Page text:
BAGHDAD -- For six months, the Arab foreigners lived quietly in a Baghdad neighborhood with their wives and children, until neighbors tipped off US forces they could be insurgents.
Yesterday morning, American soldiers came to the door of a brown-brick house and -- speaking in Arabic over a loudspeaker -- ordered those inside to surrender.
When the raid was over, three men were dead, a Syrian and two Yemenis, Iraqi police said. Two of the men were shot trying to escape; the other blew himself up in the front yard. Inside the house, US troops found a weapons cache.
The US military had no comment on the incident.
But witnesses and Iraqi police described how Iraqi civilians, increasingly frustrated with guerrilla violence, are cooperating with the US-led coalition to catch suspected rebels.
Other Iraqi neighbors applauded the move.
"Had I known who they were, I would have turned them in myself," said Almas Zia Youssef, 24, standing with curious onlookers outside the house where her neighbors were killed at dawn.
"This is terrorism," she said of foreigners who sneak across Iraq's desert borders to join the anti-American insurgency. "This is tarnishing the image of the country, and it shows the coalition troops are not in control after the liberation."
US commanders have struggled for months to win the trust of Iraqis, hoping they will provide information useful in combating the anti-American insurgency. But since ousted Iraqi leader Saddam Hussein was captured last month, US officers say, more Iraqi civilians are coming forward with information about roadside bombs, planned attacks, and guerrillas-in-hiding.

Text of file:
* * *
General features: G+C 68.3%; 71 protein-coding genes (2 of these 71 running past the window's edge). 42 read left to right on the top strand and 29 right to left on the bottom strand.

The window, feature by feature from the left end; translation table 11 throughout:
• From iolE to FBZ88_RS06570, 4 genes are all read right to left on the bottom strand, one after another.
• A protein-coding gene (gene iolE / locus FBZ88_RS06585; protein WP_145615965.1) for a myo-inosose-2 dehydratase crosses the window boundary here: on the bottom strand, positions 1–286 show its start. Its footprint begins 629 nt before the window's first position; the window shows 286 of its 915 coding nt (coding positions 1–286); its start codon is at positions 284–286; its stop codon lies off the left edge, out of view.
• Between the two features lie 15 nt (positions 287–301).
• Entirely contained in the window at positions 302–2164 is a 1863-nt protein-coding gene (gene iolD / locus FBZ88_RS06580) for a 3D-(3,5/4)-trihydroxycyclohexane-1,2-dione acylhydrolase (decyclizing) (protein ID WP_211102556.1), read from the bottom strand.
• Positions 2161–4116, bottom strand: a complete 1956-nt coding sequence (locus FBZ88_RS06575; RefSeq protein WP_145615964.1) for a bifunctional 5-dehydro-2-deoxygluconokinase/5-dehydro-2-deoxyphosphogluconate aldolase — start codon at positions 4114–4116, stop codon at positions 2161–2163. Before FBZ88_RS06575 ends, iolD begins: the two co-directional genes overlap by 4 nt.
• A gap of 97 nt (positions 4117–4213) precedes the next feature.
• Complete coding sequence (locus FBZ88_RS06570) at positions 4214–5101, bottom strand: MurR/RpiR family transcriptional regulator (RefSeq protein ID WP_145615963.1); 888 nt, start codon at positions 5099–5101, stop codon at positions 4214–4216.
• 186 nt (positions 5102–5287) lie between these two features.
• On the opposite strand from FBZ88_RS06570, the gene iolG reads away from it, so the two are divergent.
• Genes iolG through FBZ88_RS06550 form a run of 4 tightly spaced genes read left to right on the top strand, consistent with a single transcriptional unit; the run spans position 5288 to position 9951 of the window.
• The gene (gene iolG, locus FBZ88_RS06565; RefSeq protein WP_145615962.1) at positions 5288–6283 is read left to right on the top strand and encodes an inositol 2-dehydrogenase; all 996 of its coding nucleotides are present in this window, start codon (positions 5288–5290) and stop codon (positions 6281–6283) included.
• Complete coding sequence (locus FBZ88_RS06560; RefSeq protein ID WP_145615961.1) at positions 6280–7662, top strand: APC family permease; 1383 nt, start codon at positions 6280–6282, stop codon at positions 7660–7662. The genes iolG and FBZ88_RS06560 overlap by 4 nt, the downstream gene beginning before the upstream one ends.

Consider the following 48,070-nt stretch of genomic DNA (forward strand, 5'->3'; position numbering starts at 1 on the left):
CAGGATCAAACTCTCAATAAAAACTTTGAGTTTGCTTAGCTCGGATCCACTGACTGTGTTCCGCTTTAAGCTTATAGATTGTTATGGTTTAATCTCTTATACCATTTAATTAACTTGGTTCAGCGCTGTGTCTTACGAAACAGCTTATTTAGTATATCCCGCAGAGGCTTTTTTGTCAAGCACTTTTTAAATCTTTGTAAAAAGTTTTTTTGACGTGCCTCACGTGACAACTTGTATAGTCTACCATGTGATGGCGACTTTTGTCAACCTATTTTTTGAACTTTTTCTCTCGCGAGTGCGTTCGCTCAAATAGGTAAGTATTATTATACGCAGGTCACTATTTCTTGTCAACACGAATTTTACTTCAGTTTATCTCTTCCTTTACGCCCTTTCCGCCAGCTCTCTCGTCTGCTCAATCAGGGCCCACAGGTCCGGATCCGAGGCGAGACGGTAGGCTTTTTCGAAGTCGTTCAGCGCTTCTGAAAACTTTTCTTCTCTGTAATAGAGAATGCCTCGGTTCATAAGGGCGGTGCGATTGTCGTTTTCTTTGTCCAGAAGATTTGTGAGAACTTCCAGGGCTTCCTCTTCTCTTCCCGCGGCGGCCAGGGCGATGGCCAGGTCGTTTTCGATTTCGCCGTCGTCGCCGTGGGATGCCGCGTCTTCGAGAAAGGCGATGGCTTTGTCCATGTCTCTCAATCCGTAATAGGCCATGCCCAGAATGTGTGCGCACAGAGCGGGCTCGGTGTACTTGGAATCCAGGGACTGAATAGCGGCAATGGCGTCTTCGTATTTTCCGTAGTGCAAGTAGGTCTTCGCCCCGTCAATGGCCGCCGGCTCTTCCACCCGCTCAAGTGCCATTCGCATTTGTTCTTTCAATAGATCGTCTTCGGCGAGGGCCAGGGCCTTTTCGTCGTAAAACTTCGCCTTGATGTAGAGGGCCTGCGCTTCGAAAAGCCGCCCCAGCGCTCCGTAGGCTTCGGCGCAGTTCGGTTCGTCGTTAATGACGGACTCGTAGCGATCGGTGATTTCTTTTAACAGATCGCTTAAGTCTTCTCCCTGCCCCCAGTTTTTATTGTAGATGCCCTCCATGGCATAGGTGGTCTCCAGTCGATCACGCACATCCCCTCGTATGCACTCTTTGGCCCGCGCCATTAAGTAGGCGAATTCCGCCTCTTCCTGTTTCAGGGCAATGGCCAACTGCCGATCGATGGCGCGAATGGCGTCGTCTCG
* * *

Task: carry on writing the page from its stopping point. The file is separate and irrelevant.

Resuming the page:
That's what happened in al-Moalemeen, a Shi'ite Muslim neighborhood in southeastern Baghdad where the three foreign Arabs lived. Iraqi police said someone in the neighborhood told American forces the men appeared suspicious.
Many Iraqis are growing angry with the insurgents because of the increasing number of civilian Iraqis killed or injured in attacks. On Sunday, 31 people were killed and about 120 wounded in a suicide car bombing near coalition headquarters.
The overwhelming majority of the dead and injured were Iraqi civilians. Foreign fighters, estimated by US officials to number a few thousand, often get the blame -- even though US and coalition officials believe most of the attacks are carried out by Iraqis linked to Hussein's former regime.
"We were liberated from oppression that lasted for 35 years," said a neighbor, Bilal Ibrahim, 20, referring to the ouster of Saddam. "No jihad [holy war] or resistance is needed at all."
"This is not jihad. This is terrorism," said another neighbor, Fadi Jamal, 18. "They are killing Iraqis. We don't need [foreign] Arabs in our midst."
The American troops arrived at the foreigners' house at about 1:15 a.m., Iraqi police said. Over the loudspeaker, they ordered the Arabs to "step out of the house, your hands up. These are coalition troops. Do not resist."
Only the men's wives and their three children came out. Fifteen minutes later, the shooting started. Two of the men were shot while trying to escape. The third blew himself up with a grenade in the front yard of the house.
Inside the house, the Americans found automatic weapons, grenades, TNT and other explosives, the official said. One of the wives was taken into custody. The two other women and three children were not detained.
"This was a terrorist safe-house," police Captain Ali Dawoud said.
Hours after the raid, dozens of neighbors gathered outside the house, staring at the large patch of dried blood in the yard.
Neighbors said the six adults and the three children moved into the house six months ago, and kept to themselves.
On the rare occasions the wives ventured out, their faces were covered by black veils that left only the eyes exposed.